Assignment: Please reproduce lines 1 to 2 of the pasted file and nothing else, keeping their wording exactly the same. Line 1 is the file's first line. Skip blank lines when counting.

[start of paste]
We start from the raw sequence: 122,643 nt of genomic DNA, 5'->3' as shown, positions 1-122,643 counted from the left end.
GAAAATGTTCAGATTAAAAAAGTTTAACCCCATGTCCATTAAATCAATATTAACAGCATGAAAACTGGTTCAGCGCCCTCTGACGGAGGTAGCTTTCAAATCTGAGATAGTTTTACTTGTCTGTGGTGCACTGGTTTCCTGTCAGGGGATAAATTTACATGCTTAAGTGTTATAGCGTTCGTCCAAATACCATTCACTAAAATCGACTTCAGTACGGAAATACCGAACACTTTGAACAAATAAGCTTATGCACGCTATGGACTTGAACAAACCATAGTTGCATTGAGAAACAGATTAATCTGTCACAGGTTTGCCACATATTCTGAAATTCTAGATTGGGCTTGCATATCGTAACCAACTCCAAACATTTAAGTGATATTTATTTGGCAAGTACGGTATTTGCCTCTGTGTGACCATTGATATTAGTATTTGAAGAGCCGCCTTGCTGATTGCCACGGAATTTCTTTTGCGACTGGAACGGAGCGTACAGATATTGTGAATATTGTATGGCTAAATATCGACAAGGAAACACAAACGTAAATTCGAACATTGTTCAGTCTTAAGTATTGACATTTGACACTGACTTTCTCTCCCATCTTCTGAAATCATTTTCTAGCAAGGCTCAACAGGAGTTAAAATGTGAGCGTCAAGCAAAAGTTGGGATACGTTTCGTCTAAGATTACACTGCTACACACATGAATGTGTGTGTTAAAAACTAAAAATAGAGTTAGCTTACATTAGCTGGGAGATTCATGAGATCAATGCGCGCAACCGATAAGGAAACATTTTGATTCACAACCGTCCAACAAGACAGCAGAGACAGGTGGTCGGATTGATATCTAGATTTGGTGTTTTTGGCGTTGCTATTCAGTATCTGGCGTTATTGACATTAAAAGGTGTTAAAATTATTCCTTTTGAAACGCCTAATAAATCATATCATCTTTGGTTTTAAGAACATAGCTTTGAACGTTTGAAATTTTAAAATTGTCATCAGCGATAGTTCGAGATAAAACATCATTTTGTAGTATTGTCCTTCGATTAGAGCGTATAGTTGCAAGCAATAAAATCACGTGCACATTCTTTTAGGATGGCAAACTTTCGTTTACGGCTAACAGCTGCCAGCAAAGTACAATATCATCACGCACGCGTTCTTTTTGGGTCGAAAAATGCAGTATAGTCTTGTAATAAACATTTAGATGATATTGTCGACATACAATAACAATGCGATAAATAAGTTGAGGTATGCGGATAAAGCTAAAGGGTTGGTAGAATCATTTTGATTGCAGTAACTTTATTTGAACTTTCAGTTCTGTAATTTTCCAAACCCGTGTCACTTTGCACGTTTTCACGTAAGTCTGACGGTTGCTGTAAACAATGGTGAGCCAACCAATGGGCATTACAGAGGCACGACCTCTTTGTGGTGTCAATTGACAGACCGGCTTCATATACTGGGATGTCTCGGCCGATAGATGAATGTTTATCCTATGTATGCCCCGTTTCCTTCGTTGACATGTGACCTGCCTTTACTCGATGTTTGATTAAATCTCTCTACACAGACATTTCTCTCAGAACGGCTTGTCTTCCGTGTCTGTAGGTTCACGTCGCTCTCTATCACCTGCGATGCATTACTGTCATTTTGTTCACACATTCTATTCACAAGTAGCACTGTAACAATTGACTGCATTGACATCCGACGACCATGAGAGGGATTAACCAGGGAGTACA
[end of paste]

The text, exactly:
We start from the raw sequence: 122,643 nt of genomic DNA, 5'->3' as shown, positions 1-122,643 counted from the left end.
GAAAATGTTCAGATTAAAAAAGTTTAACCCCATGTCCATTAAATCAATATTAACAGCATGAAAACTGGTTCAGCGCCCTCTGACGGAGGTAGCTTTCAAATCTGAGATAGTTTTACTTGTCTGTGGTGCACTGGTTTCCTGTCAGGGGATAAATTTACATGCTTAAGTGTTATAGCGTTCGTCCAAATACCATTCACTAAAATCGACTTCAGTACGGAAATACCGAACACTTTGAACAAATAAGCTTATGCACGCTATGGACTTGAACAAACCATAGTTGCATTGAGAAACAGATTAATCTGTCACAGGTTTGCCACATATTCTGAAATTCTAGATTGGGCTTGCATATCGTAACCAACTCCAAACATTTAAGTGATATTTATTTGGCAAGTACGGTATTTGCCTCTGTGTGACCATTGATATTAGTATTTGAAGAGCCGCCTTGCTGATTGCCACGGAATTTCTTTTGCGACTGGAACGGAGCGTACAGATATTGTGAATATTGTATGGCTAAATATCGACAAGGAAACACAAACGTAAATTCGAACATTGTTCAGTCTTAAGTATTGACATTTGACACTGACTTTCTCTCCCATCTTCTGAAATCATTTTCTAGCAAGGCTCAACAGGAGTTAAAATGTGAGCGTCAAGCAAAAGTTGGGATACGTTTCGTCTAAGATTACACTGCTACACACATGAATGTGTGTGTTAAAAACTAAAAATAGAGTTAGCTTACATTAGCTGGGAGATTCATGAGATCAATGCGCGCAACCGATAAGGAAACATTTTGATTCACAACCGTCCAACAAGACAGCAGAGACAGGTGGTCGGATTGATATCTAGATTTGGTGTTTTTGGCGTTGCTATTCAGTATCTGGCGTTATTGACATTAAAAGGTGTTAAAATTATTCCTTTTGAAACGCCTAATAAATCATATCATCTTTGGTTTTAAGAACATAGCTTTGAACGTTTGAAATTTTAAAATTGTCATCAGCGATAGTTCGAGATAAAACATCATTTTGTAGTATTGTCCTTCGATTAGAGCGTATAGTTGCAAGCAATAAAATCACGTGCACATTCTTTTAGGATGGCAAACTTTCGTTTACGGCTAACAGCTGCCAGCAAAGTACAATATCATCACGCACGCGTTCTTTTTGGGTCGAAAAATGCAGTATAGTCTTGTAATAAACATTTAGATGATATTGTCGACATACAATAACAATGCGATAAATAAGTTGAGGTATGCGGATAAAGCTAAAGGGTTGGTAGAATCATTTTGATTGCAGTAACTTTATTTGAACTTTCAGTTCTGTAATTTTCCAAACCCGTGTCACTTTGCACGTTTTCACGTAAGTCTGACGGTTGCTGTAAACAATGGTGAGCCAACCAATGGGCATTACAGAGGCACGACCTCTTTGTGGTGTCAATTGACAGACCGGCTTCATATACTGGGATGTCTCGGCCGATAGATGAATGTTTATCCTATGTATGCCCCGTTTCCTTCGTTGACATGTGACCTGCCTTTACTCGATGTTTGATTAAATCTCTCTACACAGACATTTCTCTCAGAACGGCTTGTCTTCCGTGTCTGTAGGTTCACGTCGCTCTCTATCACCTGCGATGCATTACTGTCATTTTGTTCACACATTCTATTCACAAGTAGCACTGTAACAATTGACTGCATTGACATCCGACGACCATGAGAGGGATTAACCAGGGAGTACA